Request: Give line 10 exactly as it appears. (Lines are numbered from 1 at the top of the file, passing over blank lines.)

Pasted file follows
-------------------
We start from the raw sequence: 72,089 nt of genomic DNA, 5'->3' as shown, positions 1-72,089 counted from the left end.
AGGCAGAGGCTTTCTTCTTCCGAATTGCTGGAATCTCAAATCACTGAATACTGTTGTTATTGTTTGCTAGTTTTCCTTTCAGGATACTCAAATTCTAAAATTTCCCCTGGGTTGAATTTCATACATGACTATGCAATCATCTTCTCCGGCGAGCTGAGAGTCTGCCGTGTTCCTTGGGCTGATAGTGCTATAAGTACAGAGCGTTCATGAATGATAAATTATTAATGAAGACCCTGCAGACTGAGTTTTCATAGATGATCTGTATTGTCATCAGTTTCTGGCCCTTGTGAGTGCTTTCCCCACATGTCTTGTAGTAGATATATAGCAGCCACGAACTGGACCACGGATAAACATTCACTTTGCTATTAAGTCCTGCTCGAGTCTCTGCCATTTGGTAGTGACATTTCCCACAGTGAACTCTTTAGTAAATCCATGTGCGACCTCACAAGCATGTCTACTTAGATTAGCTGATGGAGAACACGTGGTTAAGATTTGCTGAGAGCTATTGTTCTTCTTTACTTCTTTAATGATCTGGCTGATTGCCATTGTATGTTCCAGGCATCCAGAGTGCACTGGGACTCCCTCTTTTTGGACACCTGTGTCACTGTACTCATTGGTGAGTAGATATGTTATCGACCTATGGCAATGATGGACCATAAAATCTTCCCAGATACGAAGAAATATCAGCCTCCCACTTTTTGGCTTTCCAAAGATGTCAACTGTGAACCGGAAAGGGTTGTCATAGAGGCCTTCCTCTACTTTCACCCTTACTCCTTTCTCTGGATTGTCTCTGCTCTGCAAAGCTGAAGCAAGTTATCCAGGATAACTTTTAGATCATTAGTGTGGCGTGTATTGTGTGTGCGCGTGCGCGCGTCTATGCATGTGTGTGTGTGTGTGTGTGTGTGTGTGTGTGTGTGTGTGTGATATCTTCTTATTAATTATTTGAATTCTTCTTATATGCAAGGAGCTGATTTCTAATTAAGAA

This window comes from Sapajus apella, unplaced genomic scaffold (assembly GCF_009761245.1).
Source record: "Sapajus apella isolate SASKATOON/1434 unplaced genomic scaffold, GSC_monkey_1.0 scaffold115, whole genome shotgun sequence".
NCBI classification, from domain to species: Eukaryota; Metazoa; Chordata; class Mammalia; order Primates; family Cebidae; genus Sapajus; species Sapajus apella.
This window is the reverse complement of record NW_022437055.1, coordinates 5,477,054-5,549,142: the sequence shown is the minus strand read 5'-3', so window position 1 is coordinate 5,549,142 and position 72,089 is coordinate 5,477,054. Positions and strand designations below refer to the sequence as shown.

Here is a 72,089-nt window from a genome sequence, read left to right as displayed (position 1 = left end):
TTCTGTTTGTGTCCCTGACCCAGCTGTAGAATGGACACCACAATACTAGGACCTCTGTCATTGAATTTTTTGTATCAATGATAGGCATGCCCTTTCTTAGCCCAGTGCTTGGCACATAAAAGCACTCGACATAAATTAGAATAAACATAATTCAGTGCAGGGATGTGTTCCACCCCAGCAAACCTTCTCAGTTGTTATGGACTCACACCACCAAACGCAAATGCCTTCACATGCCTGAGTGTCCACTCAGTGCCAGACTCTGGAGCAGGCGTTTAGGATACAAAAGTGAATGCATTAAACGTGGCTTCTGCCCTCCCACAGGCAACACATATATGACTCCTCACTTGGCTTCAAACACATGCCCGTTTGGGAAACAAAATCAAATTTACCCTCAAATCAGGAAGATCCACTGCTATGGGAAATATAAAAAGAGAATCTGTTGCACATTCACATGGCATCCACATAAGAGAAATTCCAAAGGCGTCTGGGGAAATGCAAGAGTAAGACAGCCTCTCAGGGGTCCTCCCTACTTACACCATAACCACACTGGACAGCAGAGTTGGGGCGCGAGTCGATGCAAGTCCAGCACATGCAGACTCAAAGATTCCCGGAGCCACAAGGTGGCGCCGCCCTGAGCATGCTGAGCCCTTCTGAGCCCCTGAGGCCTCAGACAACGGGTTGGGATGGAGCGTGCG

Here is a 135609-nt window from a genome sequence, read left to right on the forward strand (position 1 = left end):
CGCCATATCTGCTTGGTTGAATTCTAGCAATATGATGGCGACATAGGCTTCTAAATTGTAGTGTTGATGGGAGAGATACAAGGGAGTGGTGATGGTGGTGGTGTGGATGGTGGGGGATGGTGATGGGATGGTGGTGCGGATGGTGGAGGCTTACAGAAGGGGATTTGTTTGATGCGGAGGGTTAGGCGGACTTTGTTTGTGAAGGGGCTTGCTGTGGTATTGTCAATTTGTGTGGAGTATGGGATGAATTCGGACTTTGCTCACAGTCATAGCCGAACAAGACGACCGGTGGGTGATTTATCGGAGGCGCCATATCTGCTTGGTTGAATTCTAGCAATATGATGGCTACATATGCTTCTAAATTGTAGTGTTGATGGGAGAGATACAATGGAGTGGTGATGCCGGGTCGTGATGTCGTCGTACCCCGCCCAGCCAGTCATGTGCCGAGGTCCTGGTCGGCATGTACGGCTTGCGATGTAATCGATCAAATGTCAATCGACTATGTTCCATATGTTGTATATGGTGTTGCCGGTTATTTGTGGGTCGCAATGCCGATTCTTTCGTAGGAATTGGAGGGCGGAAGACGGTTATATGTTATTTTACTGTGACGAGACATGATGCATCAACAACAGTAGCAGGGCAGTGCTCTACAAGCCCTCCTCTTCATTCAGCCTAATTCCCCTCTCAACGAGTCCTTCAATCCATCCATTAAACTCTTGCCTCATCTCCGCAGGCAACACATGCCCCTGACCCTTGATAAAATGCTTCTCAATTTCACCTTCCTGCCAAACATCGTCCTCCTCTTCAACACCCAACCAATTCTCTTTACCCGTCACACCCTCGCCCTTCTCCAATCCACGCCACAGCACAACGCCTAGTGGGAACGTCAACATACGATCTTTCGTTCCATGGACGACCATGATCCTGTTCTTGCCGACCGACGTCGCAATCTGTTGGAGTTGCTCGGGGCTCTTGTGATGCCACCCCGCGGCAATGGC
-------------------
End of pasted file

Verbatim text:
CGCCATATCTGCTTGGTTGAATTCTAGCAATATGATGGCGACATAGGCTTCTAAATTGTAGTGTTGATGGGAGAGATACAAGGGAGTGGTGATGGTGGTGGTGTGGATGGTGGGGGATGGTGATGGGATGGTGGTGCGGATGGTGGAGGCTTACAGAAGGGGATTTGTTTGATGCGGAGGGTTAGGCGGACTTTGTTTGTGAAGGGGCTTGCTGTGGTATTGTCAATTTGTGTGGAGTATGGGATGAATTCGGACTTTGCTCACAGTCATAGCCGAACAAGACGACCGGTGGGTGATTTATCGGAGGCGCCATATCTGCTTGGTTGAATTCTAGCAATATGATGGCTACATATGCTTCTAAATTGTAGTGTTGATGGGAGAGATACAATGGAGTGGTGATGCCGGGTCGTGATGTCGTCGTACCCCGCCCAGCCAGTCATGTGCCGAGGTCCTGGTCGGCATGTACGGCTTGCGATGTAATCGATCAAATGTCAATCGACTATGTTCCATATGTTGTATATGGTGTTGCCGGTTATTTGTGGGTCGCAATGCCGATTCTTTCGTAGGAATTGGAGGGCGGAAGACGGTTATATGTTATTTTACTGTGACGAGACATGATGCATCAACAACAGTAGCAGGGCAGTGCTCTACAAGCCCTCCTCTTCATTCAGCCTAATTCCCCTCTCAACGAGTCCTTCAATCCATCCATTAAACTCTTGCCTCATCTCCGCAGGCAACACATGCCCCTGACCCTTGATAAAATGCTTCTCAATTTCACCTTCCTGCCAAACATCGTCCTCCTCTTCAACACCCAACCAATTCTCTTTACCCGTCACACCCTCGCCCTTCTCCAATCCACGCCACAGCACAACGCCTAGTGGGAACGTCAACATACGATCTTTCGTTCCATGGACGACCATGATCCTGTTCTTGCCGACCGACGTCGCAATCTGTTGGAGTTGCTCGGGGCTCTTGTGATGCCACCCCGCGGCAATGGC